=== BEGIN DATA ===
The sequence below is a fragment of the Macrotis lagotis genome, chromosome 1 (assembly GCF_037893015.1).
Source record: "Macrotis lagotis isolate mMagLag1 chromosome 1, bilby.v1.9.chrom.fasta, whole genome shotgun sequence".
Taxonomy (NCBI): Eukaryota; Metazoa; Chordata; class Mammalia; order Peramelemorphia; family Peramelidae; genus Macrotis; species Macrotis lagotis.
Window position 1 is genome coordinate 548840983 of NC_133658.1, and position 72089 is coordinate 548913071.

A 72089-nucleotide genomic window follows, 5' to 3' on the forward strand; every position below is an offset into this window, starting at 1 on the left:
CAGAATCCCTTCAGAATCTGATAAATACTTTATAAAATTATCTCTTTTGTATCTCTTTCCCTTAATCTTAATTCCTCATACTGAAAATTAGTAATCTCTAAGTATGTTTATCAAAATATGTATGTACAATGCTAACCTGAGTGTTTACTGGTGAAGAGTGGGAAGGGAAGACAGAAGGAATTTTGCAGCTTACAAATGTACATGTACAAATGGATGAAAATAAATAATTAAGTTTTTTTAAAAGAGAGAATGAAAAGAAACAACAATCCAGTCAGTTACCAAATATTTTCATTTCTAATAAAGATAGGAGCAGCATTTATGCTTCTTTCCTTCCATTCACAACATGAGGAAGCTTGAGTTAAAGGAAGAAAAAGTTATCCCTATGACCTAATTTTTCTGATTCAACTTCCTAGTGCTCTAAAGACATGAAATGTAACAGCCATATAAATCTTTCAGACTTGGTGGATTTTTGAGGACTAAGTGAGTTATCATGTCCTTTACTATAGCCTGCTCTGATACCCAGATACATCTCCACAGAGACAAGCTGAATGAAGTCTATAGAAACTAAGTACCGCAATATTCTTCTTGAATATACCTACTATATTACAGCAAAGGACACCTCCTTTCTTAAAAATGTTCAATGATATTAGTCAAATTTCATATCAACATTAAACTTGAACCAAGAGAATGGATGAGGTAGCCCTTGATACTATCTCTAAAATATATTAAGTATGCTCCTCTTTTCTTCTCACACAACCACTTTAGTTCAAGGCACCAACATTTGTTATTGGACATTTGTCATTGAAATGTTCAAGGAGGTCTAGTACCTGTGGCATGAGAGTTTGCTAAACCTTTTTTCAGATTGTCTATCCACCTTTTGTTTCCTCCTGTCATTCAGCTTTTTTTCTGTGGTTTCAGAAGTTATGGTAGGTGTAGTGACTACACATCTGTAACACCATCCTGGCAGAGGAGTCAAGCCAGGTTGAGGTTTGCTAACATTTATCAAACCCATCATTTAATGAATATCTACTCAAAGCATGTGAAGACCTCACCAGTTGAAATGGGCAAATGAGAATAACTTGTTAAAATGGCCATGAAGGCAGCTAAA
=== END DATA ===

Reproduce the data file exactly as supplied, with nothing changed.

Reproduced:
The sequence below is a fragment of the Macrotis lagotis genome, chromosome 1 (assembly GCF_037893015.1).
Source record: "Macrotis lagotis isolate mMagLag1 chromosome 1, bilby.v1.9.chrom.fasta, whole genome shotgun sequence".
Taxonomy (NCBI): Eukaryota; Metazoa; Chordata; class Mammalia; order Peramelemorphia; family Peramelidae; genus Macrotis; species Macrotis lagotis.
Window position 1 is genome coordinate 548840983 of NC_133658.1, and position 72089 is coordinate 548913071.

A 72089-nucleotide genomic window follows, 5' to 3' on the forward strand; every position below is an offset into this window, starting at 1 on the left:
CAGAATCCCTTCAGAATCTGATAAATACTTTATAAAATTATCTCTTTTGTATCTCTTTCCCTTAATCTTAATTCCTCATACTGAAAATTAGTAATCTCTAAGTATGTTTATCAAAATATGTATGTACAATGCTAACCTGAGTGTTTACTGGTGAAGAGTGGGAAGGGAAGACAGAAGGAATTTTGCAGCTTACAAATGTACATGTACAAATGGATGAAAATAAATAATTAAGTTTTTTTAAAAGAGAGAATGAAAAGAAACAACAATCCAGTCAGTTACCAAATATTTTCATTTCTAATAAAGATAGGAGCAGCATTTATGCTTCTTTCCTTCCATTCACAACATGAGGAAGCTTGAGTTAAAGGAAGAAAAAGTTATCCCTATGACCTAATTTTTCTGATTCAACTTCCTAGTGCTCTAAAGACATGAAATGTAACAGCCATATAAATCTTTCAGACTTGGTGGATTTTTGAGGACTAAGTGAGTTATCATGTCCTTTACTATAGCCTGCTCTGATACCCAGATACATCTCCACAGAGACAAGCTGAATGAAGTCTATAGAAACTAAGTACCGCAATATTCTTCTTGAATATACCTACTATATTACAGCAAAGGACACCTCCTTTCTTAAAAATGTTCAATGATATTAGTCAAATTTCATATCAACATTAAACTTGAACCAAGAGAATGGATGAGGTAGCCCTTGATACTATCTCTAAAATATATTAAGTATGCTCCTCTTTTCTTCTCACACAACCACTTTAGTTCAAGGCACCAACATTTGTTATTGGACATTTGTCATTGAAATGTTCAAGGAGGTCTAGTACCTGTGGCATGAGAGTTTGCTAAACCTTTTTTCAGATTGTCTATCCACCTTTTGTTTCCTCCTGTCATTCAGCTTTTTTTCTGTGGTTTCAGAAGTTATGGTAGGTGTAGTGACTACACATCTGTAACACCATCCTGGCAGAGGAGTCAAGCCAGGTTGAGGTTTGCTAACATTTATCAAACCCATCATTTAATGAATATCTACTCAAAGCATGTGAAGACCTCACCAGTTGAAATGGGCAAATGAGAATAACTTGTTAAAATGGCCATGAAGGCAGCTAAA